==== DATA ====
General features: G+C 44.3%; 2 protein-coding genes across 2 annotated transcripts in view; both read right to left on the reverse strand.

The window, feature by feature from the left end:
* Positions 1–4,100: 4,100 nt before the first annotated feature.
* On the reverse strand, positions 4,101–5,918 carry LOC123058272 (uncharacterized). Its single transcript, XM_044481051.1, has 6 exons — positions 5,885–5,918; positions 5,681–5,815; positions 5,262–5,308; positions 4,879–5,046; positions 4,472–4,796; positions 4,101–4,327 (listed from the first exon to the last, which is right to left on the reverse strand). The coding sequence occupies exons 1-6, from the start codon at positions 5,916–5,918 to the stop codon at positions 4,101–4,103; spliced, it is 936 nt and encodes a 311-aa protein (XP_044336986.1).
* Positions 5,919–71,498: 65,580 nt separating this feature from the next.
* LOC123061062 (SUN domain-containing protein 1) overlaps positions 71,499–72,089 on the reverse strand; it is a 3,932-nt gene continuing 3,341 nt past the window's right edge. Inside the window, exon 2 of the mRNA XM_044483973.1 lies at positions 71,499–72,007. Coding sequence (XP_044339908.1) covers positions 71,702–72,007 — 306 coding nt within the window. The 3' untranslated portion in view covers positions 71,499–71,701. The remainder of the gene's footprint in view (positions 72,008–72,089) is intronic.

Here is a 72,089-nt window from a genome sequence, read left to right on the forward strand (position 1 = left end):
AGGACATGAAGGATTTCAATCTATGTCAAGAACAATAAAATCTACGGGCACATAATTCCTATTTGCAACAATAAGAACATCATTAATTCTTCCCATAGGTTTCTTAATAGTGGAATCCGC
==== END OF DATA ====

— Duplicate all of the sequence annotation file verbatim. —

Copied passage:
General features: G+C 44.3%; 2 protein-coding genes across 2 annotated transcripts in view; both read right to left on the reverse strand.

The window, feature by feature from the left end:
* Positions 1–4,100: 4,100 nt before the first annotated feature.
* On the reverse strand, positions 4,101–5,918 carry LOC123058272 (uncharacterized). Its single transcript, XM_044481051.1, has 6 exons — positions 5,885–5,918; positions 5,681–5,815; positions 5,262–5,308; positions 4,879–5,046; positions 4,472–4,796; positions 4,101–4,327 (listed from the first exon to the last, which is right to left on the reverse strand). The coding sequence occupies exons 1-6, from the start codon at positions 5,916–5,918 to the stop codon at positions 4,101–4,103; spliced, it is 936 nt and encodes a 311-aa protein (XP_044336986.1).
* Positions 5,919–71,498: 65,580 nt separating this feature from the next.
* LOC123061062 (SUN domain-containing protein 1) overlaps positions 71,499–72,089 on the reverse strand; it is a 3,932-nt gene continuing 3,341 nt past the window's right edge. Inside the window, exon 2 of the mRNA XM_044483973.1 lies at positions 71,499–72,007. Coding sequence (XP_044339908.1) covers positions 71,702–72,007 — 306 coding nt within the window. The 3' untranslated portion in view covers positions 71,499–71,701. The remainder of the gene's footprint in view (positions 72,008–72,089) is intronic.

Here is a 72,089-nt window from a genome sequence, read left to right on the forward strand (position 1 = left end):
AGGACATGAAGGATTTCAATCTATGTCAAGAACAATAAAATCTACGGGCACATAATTCCTATTTGCAACAATAAGAACATCATTAATTCTTCCCATAGGTTTCTTAATAGTGGAATCCGC